RAID Builder *Only RAID Recovery, Network RAID


RAID Builder makes it possible to assemble complex storages from their constituents in a virtual mode or edit the configurations put together as a result of an automated reconstruction procedure. This mechanism also delivers additional means for the analysis of the array’s raw data, visual representation of its content and layout. Please note that the storages built with its help are just virtual imitations of the real objects. They are processed in a safe-read only mode, without any write operations to the original storage device.

RAID Builder can be launched using the "Build RAID" option of the "RAID" item in the main menu of the program. You can also open it for the already assembled complex storage selected in the storages navigation pane by choosing the "Edit RAID configuration" in its context menu.


The window itself consists of the main content area (1), the main toolbar of RAID Builder (2) located above it and the "Virtual RAID configuration" section (3) positioned to the right. The toolkit for RAID analysis (4) can be found above the configuration sheet. The bottom of the window contains the "Quick analysis" pane (5) opened by default as context-dependent Hexadecimal Viewer.


  1. Main content area

    The main content area comprises the list of storages that hold RAID components (physical drives, disk images, other RAID sets, etc.), along with their properties: the name of the source storage and its ID, the starting sector for the component and its overall size in sectors on the given source storage.

  2. Main toolbar

    The main toolbar of RAID Builder offers access to the means available for manipulations with the constituents of presented in the main content area. This pane includes the following buttons:


    1. Add placeholder to indicate missing disk

      This tool can be used to add a virtual substitute that replaces an absent (failed) component in a degraded RAID set, provided that such an assembly is supported by the employed RAID configuration.

    2. Move component up

      This tool allows changing the ordinal position for the component selected in the main content area by moving it one step upwards the list.

    3. Move component down

      Using this tool, you can change the ordinal position for the component selected in the main content area by moving it one step downwards the list.

    4. Edit component range

      This tool makes it possible to define the range on the storage selected in the main content area (an offset in sectors and the number of sectors following this offset) that will constitute a RAID component. When the "Apply to all components" option is activated, the specified start sector and count sectors values will be used for all storages listed in the main content area.

    5. Revert to full size

      This option can be used to reset the start sector and count sectors values for the storage selected in the main content area.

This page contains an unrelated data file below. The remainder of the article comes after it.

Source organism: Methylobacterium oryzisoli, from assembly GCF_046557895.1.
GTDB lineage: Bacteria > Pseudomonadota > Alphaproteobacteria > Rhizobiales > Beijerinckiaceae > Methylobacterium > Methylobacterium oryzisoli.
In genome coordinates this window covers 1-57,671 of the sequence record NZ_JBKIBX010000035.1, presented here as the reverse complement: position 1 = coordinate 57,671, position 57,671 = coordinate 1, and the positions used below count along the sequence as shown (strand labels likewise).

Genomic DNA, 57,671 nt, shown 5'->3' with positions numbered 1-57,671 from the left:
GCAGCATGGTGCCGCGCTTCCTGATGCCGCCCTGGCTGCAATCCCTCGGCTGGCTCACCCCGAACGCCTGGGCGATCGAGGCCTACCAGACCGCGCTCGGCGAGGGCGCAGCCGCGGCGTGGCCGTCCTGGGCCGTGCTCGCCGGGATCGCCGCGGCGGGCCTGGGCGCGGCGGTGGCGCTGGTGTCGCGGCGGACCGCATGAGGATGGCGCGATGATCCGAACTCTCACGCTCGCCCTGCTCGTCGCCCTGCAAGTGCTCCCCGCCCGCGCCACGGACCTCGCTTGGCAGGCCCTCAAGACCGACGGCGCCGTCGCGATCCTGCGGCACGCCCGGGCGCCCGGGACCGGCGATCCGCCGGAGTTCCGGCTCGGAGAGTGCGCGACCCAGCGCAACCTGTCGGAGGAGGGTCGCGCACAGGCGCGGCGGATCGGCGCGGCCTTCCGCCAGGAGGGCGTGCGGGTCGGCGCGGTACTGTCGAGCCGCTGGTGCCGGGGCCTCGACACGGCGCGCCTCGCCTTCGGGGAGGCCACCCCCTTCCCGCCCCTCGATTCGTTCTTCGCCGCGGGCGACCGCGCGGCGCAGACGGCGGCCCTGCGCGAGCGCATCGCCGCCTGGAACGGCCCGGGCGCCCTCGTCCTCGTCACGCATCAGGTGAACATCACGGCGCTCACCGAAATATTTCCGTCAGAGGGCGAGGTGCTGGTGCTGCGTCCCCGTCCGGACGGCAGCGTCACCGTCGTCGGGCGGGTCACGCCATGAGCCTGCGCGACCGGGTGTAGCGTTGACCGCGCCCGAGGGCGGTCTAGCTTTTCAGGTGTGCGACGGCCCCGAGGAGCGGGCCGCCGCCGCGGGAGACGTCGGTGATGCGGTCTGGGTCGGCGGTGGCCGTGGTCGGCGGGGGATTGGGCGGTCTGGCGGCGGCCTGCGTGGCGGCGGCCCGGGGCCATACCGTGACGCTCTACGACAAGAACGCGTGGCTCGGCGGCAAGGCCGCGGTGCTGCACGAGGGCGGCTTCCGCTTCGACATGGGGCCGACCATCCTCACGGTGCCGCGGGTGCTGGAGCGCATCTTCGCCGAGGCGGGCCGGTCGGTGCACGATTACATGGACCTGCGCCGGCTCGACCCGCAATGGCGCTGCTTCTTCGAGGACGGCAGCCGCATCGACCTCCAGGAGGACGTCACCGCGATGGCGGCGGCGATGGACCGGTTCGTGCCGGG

6. Remove selected component

      This tool can be used to delete the selected storage from the list in the main content area.

    7. Load configuration from file

      This tool allows opening a *.urcf file with the defined RAID configuration that was previously saved in UFS Explorer.

    8. Save configuration to file

      This option makes it possible to save the configuration specified in RAID Builder to a *.urcf file for backup purposes.

    9. Build this RAID

      This tool allows building a virtual complex storage on the basis of the defined configuration. RAID Builder will be closed automatically, and the assembled set will appear in the storages navigation pane. This object can be processed like any stand-alone drive (opened, scanned for lost data, etc.).

    10. Close RAID Builder

      This option can be used to exit RAID Builder and return to the main screen of the program. Please consider that the currently defined configuration will be lost, unless you save it before leaving.

  3. Virtual RAID configuration

    The "Virtual RAID configuration" section is presented as a sheet with a set of RAID properties. Each value can be changed by pressing the "Change value" button next to it and choosing the respective option from the drop-down list, or by selecting the field and entering the value into it manually.

    The set of parameters in the sheet differs depending on the selected RAID level, so that only the necessary ones could be specified:


    • RAID level – the type of data distribution scheme used by the complex storage.

    • Parity distribution – the type of algorithm used to allocate the parity information across the components of the array (for RAID 5, RAID 6).

    • Stripe size – the size of a single data block/stripe (for all levels, except RAID 1, JBOD).

    • Parity delay – the number of stripes that fit into a single parity block (for RAID 5 and RAID 6 implemented on certain controllers that employ delayed parity).

    • RAID alias – the name assigned to the assembled complex storage in UFS Explorer (displayed in the storages navigation pane).

    • Asynchronous I/O – the use of parallel data access mode in order to improve performance for large requests on RAID sets with a large stripe size (for all levels, except RAID 1, JBOD).